Annunciation Catholic Church (1859-Present)



Above: The 1901 church building and the present church built in 1985.


From Goodspeed's 1889 History of Cole, Moniteau, etc Counties, Missouri:

Prior to 1859 the people of Moniteau were visited by priests from Jefferson City. In August, 1859, the Catholics of California erected a church building on the ground donated by Dr. John Burke, north of the I. O. O. F. cemetery, and dedicated July 15, 1860. Rev. Father Walshe was priest of this mission.


From the Thursday, April 2, 1914 Moniteau County Herald:


The Catholic Church


The Annunciation parish was organized in the year 1858 by Fr. Walsh of Jefferson City, Missouri. The church was built the same year – that is, that frame church that was destroyed by fire in the year 1900. It is not probably that any Catholics lived in California before 1850, otherwise, the missionaries that traversed these regions in those early days would have known about them, for Fr. Helias, as early as 1842, then living at Jefferson City, visited no less than twenty places, among which we find Moniteau – now Cedron, and Boonville – neither California nor Tipton being mentioned.


According to the best information obtainable, the first Mass ever celebrated in California was said in the two story log building on the Buchanan homestead; just two or three blocks south of the present church. Very few Catholic families lived in the city in those days – the first to come here were the Burkes and the Buchanans. Soon, however, a goodly number of Irish families settled a few miles east of town.


As near as can be learned the following families belonged to this parish about the time of organization: The Burkes, Buchanans, Walshes, Sullivans, Cullens, Hartnetts, Daltons, Cashens, Callahans, Leonards, McKennys, Reynolds, O’Briens, Evans, Stacks, Mahoneys, Walterscheids, Handleys, McCartheys, Maloneys, McNultys, Quirks, Kielys, Hengens, Cronins, Bakers and others.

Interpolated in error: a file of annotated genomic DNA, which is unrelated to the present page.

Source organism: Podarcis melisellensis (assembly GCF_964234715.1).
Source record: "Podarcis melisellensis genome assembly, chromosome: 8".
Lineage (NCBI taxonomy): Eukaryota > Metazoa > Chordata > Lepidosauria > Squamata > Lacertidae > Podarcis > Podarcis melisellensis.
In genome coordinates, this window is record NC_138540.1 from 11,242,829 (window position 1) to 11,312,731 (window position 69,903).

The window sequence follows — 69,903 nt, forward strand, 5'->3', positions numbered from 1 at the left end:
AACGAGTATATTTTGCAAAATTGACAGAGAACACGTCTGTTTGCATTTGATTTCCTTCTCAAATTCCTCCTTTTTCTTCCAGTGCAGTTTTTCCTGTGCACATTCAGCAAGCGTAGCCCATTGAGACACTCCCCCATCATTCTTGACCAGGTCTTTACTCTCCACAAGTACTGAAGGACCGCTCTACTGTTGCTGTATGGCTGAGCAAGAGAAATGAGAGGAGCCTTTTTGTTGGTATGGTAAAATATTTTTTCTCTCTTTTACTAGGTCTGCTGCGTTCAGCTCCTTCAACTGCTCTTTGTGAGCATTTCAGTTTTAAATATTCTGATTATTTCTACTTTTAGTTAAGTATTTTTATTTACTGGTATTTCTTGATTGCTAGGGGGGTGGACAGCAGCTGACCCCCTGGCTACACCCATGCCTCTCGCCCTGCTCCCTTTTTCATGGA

In the early forties a number of German Catholic families took up homesteads a few miles north of the Courthouse, viz: The Herfurths, in 1844; Walterscheids, in 1845; Fischers, in 1845; Wittmans, Classes, Knipps and others.


The priests of Jefferson City attended to the spiritual wants of the California Catholics during the first several years. Since its organization the following priests have attended to the Annunciation parish: The Reverend Fathers Walsh, Meller, Meurs, Hillner, Keuper, Reisdorf, Stultz, Steinker, Kuhl, Duggan, Healy, Jacobs, Dick, Meyer, Pohl, Engerer, Schirack, Groth, Gietl, Metzdorf, Hynes, and the present pastor, Father Rosch.


The frame church, built by Fr. Walsh in 1858, together with a frame school building, were destroyed by fire in 1900, but a stately brick structure, as the above cut shows, soon replaced the old church. All the parochial buildings – the church, the school, the Sisters’ house, the pastor’s residence – are substantial brick structures, showing the progress Annunciation parish has made in the past. The Membership, at present, is about 290 souls.


From Ford's 1936 History of Moniteau County: